, respectively. For fair comparison all the hyperparameters and model settings are kept the same for this baseline as ones for the proposed models.

Figure 2. Box-whiskers plot for ROUGE-L values of all solutions on Pareto front for randomly selected four topics.

5. Results

Table 1 shows that our model performs better than the rest of the techniques. In order to evaluate the scores for our population based techniques, the maximum of all the evaluation scores are taken per topic, in order to compare the best of our model’s ability with other baselines. The two proposed models, namely Summarization-based DE-MMS-MOO and Clustering-based DE-MMS-MOO, perform better than the other models in different modalities. As Double K-medoid baseline performs better than the multi-modal K-medoid baseline, we use this technique for solution initialization in all the proposed models. The Uni-modal optimization based DE-MMS-MOO model works better than the clustering based baselines (Double K-medoid, multi-modal K-medoid). This reassures the fact that differential evolution brings about a positive change. Both the proposed models perform at least as good as the Uni-modal optimization based DE-MMS-MOO baseline when trained under the same settings, and thus we can state that in order to generate a supplementary multi-modal summary, cross-modal correspondence is an important objective. This shows us that multiple modalities assist each other to bring out more useful information from the data. Since our model produces multiple summaries, it is important to ensue that all of the produced summaries are of good quality. To demonstrate this we draw a box-whiskers plot for ROUGE R-L score values of all the solutions on final Pareto front, for four randomly selected topics. Since all the modalities are equally significant, we cannot however directly comment on the superiority of one model over the other.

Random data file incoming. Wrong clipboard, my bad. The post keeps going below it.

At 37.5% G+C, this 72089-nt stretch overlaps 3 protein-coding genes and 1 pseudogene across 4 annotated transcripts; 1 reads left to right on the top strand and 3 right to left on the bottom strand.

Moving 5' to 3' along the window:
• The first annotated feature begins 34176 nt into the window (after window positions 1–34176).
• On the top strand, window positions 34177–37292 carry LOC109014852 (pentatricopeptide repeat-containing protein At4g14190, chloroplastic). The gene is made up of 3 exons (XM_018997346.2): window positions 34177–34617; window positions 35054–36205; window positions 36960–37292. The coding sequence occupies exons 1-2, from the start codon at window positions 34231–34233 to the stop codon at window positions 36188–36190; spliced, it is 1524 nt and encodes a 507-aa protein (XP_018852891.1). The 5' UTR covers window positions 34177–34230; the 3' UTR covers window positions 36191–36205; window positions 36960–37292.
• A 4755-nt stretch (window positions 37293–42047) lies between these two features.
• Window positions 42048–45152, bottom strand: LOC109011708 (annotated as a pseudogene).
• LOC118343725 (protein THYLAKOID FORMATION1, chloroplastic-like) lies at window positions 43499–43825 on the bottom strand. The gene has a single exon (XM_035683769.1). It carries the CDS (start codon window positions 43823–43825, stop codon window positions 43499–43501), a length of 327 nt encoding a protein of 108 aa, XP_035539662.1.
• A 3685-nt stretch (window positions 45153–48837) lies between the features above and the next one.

6. Conclusion

In this paper, we propose a novel multi-model summary generation technique that surpasses the existing state-of-the-art multi-modal summarization models. We use the proposed framework in two different objective settings, both of which have comparable performance in all the modality evaluations. Although we only explore the framework’s potential using differential evolution based approaches, the proposed framework is generic and is adaptable to different settings.

Acknowledgement: Dr. Sriparna Saha gratefully acknowledges the Young Faculty Research Fellowship (YFRF) Award, supported by Visvesvaraya PhD scheme for Electronics and IT, Ministry of Electronics and Information Technology (MeitY), Government of India, being implemented by Digital India Corporation (formerly Media Lab Asia) for carrying out this research.